Monday, July 28, 2014

Ellen Herndon Arthur

With its tall bronze angel and polished black sarcophagus, the monument of Chester A. Arthur is easily the most famous in the Albany Rural Cemetery.  Small metal markers throughout the Cemetery point the way to it and annual wreath-laying ceremonies honor the 21st President of the United States.

President Arthur isn't - as a few visitors (and authors) have mistakenly assumed - buried inside that black stone sarcophagus.  His grave is actually just behind the massive monument.  And that is where the delicate white marble sarcophagus-style headstone of his wife is located.

Ellen Herndon was born in Culpeper Court House, Virginia in 1837.  She was daughter of Captain William Lewis Herndon, a Mexican War veteran and Naval explorer who headed an expedition to the then largely uncharted Valley of  the Amazon in South America.  Herndon was hailed as a hero when he went down with his mail steamer, the SS Central America.  When the ship was crippled during a hurricane near Cape Hatteras, Captain Herndon arranged for over a hundred and fifty women and children to be transferred to another vessel before Captain Herndon went going down with his ship on September 12, 1857. 

Chester Arthur, then a promising young lawyer, proposed to Ellen on the verandah of the U.S. Hotel in Saratoga Springs in 1856 and they were married in New York City three years later.  The couple had three children;  William Lewis Herndon Arthur who was named after the Captain, Chester Arthur II, and Ellen, known as Nellie. During the Civil War, Ellen quietly sympathized with the South because of close family ties in her native Virginia while her husband served as Quartermaster General of the New York Militia.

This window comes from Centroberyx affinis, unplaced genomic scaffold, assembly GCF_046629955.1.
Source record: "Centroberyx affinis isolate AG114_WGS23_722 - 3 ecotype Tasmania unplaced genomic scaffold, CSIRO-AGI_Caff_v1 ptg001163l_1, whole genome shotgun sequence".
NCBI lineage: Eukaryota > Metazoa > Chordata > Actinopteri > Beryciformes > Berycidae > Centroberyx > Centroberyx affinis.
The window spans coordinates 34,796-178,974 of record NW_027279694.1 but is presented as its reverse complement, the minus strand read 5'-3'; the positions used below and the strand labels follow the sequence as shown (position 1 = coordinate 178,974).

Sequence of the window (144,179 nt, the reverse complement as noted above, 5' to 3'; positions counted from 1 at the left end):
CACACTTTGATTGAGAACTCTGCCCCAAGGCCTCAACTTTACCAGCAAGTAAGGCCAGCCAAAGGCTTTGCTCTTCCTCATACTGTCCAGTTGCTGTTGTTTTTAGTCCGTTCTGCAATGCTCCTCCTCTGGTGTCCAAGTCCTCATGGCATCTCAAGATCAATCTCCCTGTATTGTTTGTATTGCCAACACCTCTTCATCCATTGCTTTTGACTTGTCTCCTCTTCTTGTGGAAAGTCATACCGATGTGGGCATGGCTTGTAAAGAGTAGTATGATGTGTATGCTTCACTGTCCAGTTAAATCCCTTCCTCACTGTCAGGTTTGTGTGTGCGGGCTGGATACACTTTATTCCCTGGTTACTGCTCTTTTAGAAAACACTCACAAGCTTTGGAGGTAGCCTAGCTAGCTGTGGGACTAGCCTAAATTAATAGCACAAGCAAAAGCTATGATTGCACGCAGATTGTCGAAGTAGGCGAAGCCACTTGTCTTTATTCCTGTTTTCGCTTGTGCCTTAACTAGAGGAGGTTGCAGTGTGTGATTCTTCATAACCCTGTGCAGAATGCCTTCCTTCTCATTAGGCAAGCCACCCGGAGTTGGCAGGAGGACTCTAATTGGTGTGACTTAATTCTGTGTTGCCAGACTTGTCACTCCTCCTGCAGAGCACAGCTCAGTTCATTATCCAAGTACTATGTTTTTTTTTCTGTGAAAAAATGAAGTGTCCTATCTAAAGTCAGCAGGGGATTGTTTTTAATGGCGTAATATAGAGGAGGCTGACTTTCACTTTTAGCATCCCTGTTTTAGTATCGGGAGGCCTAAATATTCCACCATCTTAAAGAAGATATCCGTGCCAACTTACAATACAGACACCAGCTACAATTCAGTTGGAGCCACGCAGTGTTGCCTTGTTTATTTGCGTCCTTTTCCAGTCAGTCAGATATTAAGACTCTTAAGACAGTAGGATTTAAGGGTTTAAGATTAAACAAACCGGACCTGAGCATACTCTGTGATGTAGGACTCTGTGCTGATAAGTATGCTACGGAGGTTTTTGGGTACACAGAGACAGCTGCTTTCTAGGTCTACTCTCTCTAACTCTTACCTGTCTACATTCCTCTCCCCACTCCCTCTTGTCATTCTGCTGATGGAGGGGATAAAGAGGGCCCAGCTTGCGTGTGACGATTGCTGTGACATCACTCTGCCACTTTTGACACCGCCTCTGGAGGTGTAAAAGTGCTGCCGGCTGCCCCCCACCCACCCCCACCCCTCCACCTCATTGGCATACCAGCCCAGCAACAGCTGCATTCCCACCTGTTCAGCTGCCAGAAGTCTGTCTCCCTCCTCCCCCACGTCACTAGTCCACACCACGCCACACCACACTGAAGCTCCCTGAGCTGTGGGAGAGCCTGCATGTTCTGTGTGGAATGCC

Ellen Arthur, known to those close to her as Nell, died at the age of forty-two on January 12, 1880.  She had caught a cold while waiting for her carriage after a benefit concert in New York City which quickly developed into pneumonia.  She died before Arthur could reach her bedside. 

Ellen was buried in a family plot at the Rural Cemetery originally purchased by her father-in-law and her grave was marked by a sarcophagus-style monument of white Italian marble on a bluestone base. It was erected in early 1883 by William Manson who was also responsible for creating the Fireman's Monument, the Col. Mills monument, and the massive granite monument in the William Appleton lot. The top of this sarcophagus is carved with a cross which runs the length of the monument.  During Chester Arthur's lifetime, the lot in which Nellie was buried was beautifully landscaped with rose bushes, geraniums, and ornamental trees. At the time, this area, rather near the western edge of the Cemetery, was known as “Sunset Lawn.” 

When Vice-President Chester Arthur became President after the assassination of James Garfield, he had freshly-cut flowers in front of Nell's portrait every day and he had a stained glass window depicting the “Annunciation To The Shepherds” installed as a memorial to her in the south transept of St. John's Episcopal Church which he could see from his White House windows, especially at night when the church was kept lit. A talented singer, Ellen Arthur had been a member of that church's choir during her youth.

A year after his own Presidency ended, Chester Arthur died in 1886 and was buried near Ellen in the family plot. 

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